W3C home > Mailing lists > Public > www-tt-tf@w3.org > February 2002

Re: timed-text update and further discussion

From: Al Gilman <asgilman@iamdigex.net>
Date: Wed, 20 Feb 2002 09:40:21 -0500
Message-Id: <200202201440.JAA52582@smtp1.mail.iamworld.net>
To: <www-tt-tf@w3.org>
Cc: duerst@w3.org
[I have cropped the distribution.  Martin, feel free to forward if you believe
that i18n needs this information. - Al]

At 04:30 AM 2002-02-20 , Martin Duerst wrote:
>Hello Geoff,
>
>Here are requirements for a timed text format from an
>internationalization/localization point of view:
>
>- Make sure character encoding issues,... are cleanly solved
>   (this is okay if the format is XML-based).
>- Address basic bidirectional issues (e.g. use the HTML solution).
>- Allow ruby markup (used a lot on Japanese television, in particular
>   for children and programs for people with hearing challenges).
>   See <http://www.w3.org/TR/ruby>http://www.w3.org/TR/ruby, probably simple
ruby markup could be
>   enough.
>- Mark up the language of the text (i.e. xml:lang).
>- Allow extensibility for similar cases as the three above.

What follows is a rapid runthrough of some practices that roughly define my
current running estimate of an application profile I call "accessible text." 
These ideas should go in the hopper for consideration as regards "what [range
of] text profile[s] are we are adding time to?"

-- begin scenario

The overall plan takes a dictionary, I think.  Rough runthrough follows.

This is "spell checking on steroids" as required to produce accessible texts.

A regexp produces 'lexemes' that is to say tokens that match a given lexical
production.

The regexp is saved for explanation to recipients of the markup that results in
the end.

The tokens are checked against a) intra-document symbol definitions: sometimes
these are called symbols, sometimes, abbreviations or acronyms, and somtimes
they are just Terms of Art that are known as 'glossary entries.'  Two-lexeme
glossary entries are I suppose a special case that will need to be checked for
in another way than simply string-matching lexemes.

In any case, if there is an intra-doc definition for this lexeme, good. 
However you are handling the dictionary stuff vs. the body text, check that the
rules are followed [e.g. first occurrence in some form, or whatever...] and we
are done.

If no intra-document definition, check [with a given lexical database.  save
Dublin Core identification of that database...] to see of the lexeme is a term
in the common vernacular.

[Reading level rules go in here, if you are using them.  Some texts will treat
terms above a given reading level treshold as if Terms of Art and include their
definitions in the intra-docu glossary.]

If a common term "in the dictionary."  we are done.

If all those fail, query human author "what is this?" with options to make it a
typo, a Term of Art by putting in a Glossary definition, etc.

There is some markup we need in all this.

The point is that the glossary-assisted reading may _not_ key off explicit XML
marks but rather presume that the assistive tech is able to lex the text into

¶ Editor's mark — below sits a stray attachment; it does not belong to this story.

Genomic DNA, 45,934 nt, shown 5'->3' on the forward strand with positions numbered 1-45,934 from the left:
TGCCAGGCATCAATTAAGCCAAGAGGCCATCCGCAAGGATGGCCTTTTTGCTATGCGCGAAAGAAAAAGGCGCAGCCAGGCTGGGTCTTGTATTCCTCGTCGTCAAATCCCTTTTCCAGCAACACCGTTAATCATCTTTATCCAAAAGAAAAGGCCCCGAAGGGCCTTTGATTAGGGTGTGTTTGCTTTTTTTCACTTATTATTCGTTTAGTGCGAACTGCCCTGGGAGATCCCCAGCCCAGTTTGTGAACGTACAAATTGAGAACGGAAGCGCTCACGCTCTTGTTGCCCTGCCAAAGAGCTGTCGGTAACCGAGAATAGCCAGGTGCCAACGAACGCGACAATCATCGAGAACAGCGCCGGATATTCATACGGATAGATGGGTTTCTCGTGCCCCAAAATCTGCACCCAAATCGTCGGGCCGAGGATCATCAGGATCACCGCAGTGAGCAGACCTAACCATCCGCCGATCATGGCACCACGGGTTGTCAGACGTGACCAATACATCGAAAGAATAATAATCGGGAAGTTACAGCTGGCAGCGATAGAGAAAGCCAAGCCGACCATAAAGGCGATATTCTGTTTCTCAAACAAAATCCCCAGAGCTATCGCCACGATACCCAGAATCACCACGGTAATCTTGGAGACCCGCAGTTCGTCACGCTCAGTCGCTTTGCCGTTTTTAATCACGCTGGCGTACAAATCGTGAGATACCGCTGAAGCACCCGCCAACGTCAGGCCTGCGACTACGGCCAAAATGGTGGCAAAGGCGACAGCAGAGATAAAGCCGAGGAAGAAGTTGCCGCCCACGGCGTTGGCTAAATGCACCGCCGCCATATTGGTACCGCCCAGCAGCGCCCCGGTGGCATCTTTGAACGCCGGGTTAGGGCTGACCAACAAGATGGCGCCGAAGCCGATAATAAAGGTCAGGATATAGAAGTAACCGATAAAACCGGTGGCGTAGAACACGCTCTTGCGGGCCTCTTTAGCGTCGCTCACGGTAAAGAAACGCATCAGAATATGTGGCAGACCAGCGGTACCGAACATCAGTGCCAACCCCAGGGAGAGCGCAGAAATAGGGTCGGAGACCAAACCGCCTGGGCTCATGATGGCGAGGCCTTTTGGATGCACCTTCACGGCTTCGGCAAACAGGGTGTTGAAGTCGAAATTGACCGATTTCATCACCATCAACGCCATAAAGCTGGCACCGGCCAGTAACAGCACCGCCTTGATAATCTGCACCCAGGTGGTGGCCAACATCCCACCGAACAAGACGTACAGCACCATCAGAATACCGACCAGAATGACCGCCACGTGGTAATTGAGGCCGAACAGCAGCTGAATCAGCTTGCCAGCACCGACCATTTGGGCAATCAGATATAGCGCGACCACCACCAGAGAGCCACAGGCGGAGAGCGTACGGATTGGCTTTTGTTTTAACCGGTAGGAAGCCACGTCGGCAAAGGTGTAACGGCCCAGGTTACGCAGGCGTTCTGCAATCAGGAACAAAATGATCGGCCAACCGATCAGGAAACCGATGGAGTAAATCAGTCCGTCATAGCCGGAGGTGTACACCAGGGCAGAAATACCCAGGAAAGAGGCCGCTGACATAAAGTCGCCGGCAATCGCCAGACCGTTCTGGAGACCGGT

lexemes the way we did above, and just have semantic markings on the glossary
to identify it as that.

But there may be markup/metadata for pronunciation, for explanation, for "keep
together" when two or more lexemes are a single token [currently indicated with
the infix &nbsp; operator which if XML religion is followed should be retired
in favor of a <term class="noBreak"> mark.

-- end scenario

Al

>
>- Allow for parallel languages, in different documents or in the
>   same document (e.g. SMIL/SVG <switch>). Allow different languages
>   to cut the text differently where necessary (with different timing).
>- Allow for mixed-language text and parallel texts in more than one
>   different language.
>
>I have copied the I18N IG, maybe they have other ideas.
>
>Regards,    Martin.
>
>At 16:59 02/02/19 -0500, geoff freed wrote:
>
>>After a period of inactivity, it's time to move the timed-text format 
>>discussion along.  To this end, I would like to invite people to send any 
>>remaining timed-text requirements to the list.  These requirements will be 
>>added to the existing document, available at
>>
>><http://www.w3.org/AudioVideo/Group/timetext.html>http://www.w3.org/Audio
Video/Group/timetext.html
>>
>>The W3C has not yet granted us working-group status, but gathering 
>>requirements at this stage will save us time later, when (assuming) the 
>>W3C gives us the go-ahead to begin the real work.  All requests will be 
>>added to the document referenced above.  Since we're primarily interested 
>>in gathering everyone's ideas, we won't yet be wrestling with what is vs. 
>>what is not a valid request or requirement.  That sort of fun will begin
later.
>>
>>In addition, the Web Accessibility Initiative's Protocols and Formats 
>>Working Group (WAI/PF), which is currently hosting the timed-text 
>>discussion, will be holding a meeting in Boston, MA, on April 8 and 9, 
>>2002.  We'd like to have a teleconference with all timed-text participants 
>>during that time, if possible.  The teleconference should last 
>>approximately two hours.  Are people available those days?  Please send me 
>>a note off-list (geoff_freed@wgbh.org) to let me know your availability, 
>>and I'll coordinate a date and time.
>>
>>Finally, for the purpose of creating a baseline, next week I will post a 
>>document detailing what formats already exist for displaying timed text.
>>
>>Thanks.
>>Geoff Freed
>>CPB/WGBH National Center for Accessible Media (NCAM)
>>WGBH Educational Foundation
>>geoff_freed@wgbh.org
>  
Received on Wednesday, 20 February 2002 09:40:27 EST

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